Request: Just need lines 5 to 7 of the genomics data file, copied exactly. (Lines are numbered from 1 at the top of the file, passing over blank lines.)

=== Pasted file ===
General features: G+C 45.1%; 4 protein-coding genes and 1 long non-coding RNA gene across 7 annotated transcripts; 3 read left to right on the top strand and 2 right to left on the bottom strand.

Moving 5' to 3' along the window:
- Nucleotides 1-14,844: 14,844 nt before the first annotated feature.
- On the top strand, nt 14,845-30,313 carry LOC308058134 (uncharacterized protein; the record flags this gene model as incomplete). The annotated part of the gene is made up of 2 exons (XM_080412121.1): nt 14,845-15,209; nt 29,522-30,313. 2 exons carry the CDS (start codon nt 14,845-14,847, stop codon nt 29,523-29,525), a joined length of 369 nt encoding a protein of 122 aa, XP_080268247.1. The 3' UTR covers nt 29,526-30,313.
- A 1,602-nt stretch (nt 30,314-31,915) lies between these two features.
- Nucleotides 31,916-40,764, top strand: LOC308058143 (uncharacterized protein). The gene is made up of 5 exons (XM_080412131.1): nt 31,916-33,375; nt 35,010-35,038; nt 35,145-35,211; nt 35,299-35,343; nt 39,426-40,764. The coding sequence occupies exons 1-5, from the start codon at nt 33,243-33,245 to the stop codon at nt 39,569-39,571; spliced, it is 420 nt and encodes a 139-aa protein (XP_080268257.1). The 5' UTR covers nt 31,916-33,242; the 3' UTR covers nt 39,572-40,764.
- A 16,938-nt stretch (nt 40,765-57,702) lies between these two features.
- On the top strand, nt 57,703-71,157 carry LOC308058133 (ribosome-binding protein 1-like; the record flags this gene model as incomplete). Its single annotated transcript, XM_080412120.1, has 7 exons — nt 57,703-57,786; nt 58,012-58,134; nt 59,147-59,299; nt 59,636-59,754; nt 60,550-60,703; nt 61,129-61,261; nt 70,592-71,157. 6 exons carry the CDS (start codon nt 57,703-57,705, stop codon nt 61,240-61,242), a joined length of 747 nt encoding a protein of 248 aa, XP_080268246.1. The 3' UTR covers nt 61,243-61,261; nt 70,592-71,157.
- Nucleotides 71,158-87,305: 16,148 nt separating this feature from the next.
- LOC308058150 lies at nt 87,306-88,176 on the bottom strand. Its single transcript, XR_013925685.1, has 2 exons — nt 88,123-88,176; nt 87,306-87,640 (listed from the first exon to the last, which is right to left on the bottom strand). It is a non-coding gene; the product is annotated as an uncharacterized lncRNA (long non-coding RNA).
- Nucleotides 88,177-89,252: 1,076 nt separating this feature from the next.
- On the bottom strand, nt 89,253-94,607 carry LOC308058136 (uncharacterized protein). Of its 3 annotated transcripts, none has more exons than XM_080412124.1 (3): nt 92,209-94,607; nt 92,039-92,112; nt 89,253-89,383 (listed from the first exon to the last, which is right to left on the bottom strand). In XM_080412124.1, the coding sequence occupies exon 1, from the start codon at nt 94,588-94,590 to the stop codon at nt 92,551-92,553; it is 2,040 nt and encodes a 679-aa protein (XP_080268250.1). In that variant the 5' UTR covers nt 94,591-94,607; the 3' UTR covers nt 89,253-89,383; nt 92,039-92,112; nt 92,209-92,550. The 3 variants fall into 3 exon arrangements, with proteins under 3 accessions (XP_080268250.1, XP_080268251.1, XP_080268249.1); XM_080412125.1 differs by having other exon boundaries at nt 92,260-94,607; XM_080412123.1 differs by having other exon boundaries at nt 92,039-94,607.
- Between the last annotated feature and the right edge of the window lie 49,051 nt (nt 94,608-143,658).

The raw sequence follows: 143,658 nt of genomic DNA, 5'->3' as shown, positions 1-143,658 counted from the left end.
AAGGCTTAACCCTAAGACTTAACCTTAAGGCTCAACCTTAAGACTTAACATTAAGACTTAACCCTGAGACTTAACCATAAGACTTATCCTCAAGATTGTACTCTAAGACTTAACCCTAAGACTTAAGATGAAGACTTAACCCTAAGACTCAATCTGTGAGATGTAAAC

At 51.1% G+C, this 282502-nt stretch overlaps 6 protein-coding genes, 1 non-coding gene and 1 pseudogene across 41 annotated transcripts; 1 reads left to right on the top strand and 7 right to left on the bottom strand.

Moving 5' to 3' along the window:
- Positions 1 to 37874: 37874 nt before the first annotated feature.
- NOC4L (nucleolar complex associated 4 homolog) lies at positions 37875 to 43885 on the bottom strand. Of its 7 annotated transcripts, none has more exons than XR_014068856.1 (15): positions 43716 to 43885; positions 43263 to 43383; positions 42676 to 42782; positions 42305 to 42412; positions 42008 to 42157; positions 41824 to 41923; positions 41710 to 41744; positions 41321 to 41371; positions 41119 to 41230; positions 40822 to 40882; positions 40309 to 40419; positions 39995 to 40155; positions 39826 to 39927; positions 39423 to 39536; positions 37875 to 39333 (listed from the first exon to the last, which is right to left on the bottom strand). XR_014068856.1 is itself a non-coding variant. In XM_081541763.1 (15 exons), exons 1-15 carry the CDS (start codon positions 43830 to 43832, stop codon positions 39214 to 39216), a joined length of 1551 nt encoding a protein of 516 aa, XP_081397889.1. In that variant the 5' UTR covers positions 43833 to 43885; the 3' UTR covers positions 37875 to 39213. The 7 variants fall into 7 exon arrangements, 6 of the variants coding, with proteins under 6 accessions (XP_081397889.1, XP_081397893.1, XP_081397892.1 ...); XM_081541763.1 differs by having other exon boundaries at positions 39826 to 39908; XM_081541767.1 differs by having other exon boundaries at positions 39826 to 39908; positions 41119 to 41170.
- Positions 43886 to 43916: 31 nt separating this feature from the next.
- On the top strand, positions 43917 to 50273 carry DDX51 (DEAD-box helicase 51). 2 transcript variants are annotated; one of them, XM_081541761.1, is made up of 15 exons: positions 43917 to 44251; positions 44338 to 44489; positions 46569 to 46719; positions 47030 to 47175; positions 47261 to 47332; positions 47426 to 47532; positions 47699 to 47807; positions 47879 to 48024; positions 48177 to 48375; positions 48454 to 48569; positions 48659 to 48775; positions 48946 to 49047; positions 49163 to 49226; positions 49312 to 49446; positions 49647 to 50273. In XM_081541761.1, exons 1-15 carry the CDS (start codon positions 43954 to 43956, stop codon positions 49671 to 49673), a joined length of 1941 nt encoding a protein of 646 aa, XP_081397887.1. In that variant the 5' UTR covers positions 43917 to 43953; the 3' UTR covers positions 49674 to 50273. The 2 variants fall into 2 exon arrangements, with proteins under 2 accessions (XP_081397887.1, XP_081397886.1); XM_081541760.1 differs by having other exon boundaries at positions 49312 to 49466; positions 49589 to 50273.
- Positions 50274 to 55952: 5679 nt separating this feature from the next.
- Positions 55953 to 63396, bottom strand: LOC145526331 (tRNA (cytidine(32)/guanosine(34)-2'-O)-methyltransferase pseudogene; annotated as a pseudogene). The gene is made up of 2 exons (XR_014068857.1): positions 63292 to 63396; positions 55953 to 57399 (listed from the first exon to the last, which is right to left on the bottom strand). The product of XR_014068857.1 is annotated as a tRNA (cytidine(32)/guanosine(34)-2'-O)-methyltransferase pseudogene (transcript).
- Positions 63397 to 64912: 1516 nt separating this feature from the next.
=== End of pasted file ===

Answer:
- A 1,602-nt stretch (nt 30,314-31,915) lies between these two features.
- Nucleotides 31,916-40,764, top strand: LOC308058143 (uncharacterized protein). The gene is made up of 5 exons (XM_080412131.1): nt 31,916-33,375; nt 35,010-35,038; nt 35,145-35,211; nt 35,299-35,343; nt 39,426-40,764. The coding sequence occupies exons 1-5, from the start codon at nt 33,243-33,245 to the stop codon at nt 39,569-39,571; spliced, it is 420 nt and encodes a 139-aa protein (XP_080268257.1). The 5' UTR covers nt 31,916-33,242; the 3' UTR covers nt 39,572-40,764.
- A 16,938-nt stretch (nt 40,765-57,702) lies between these two features.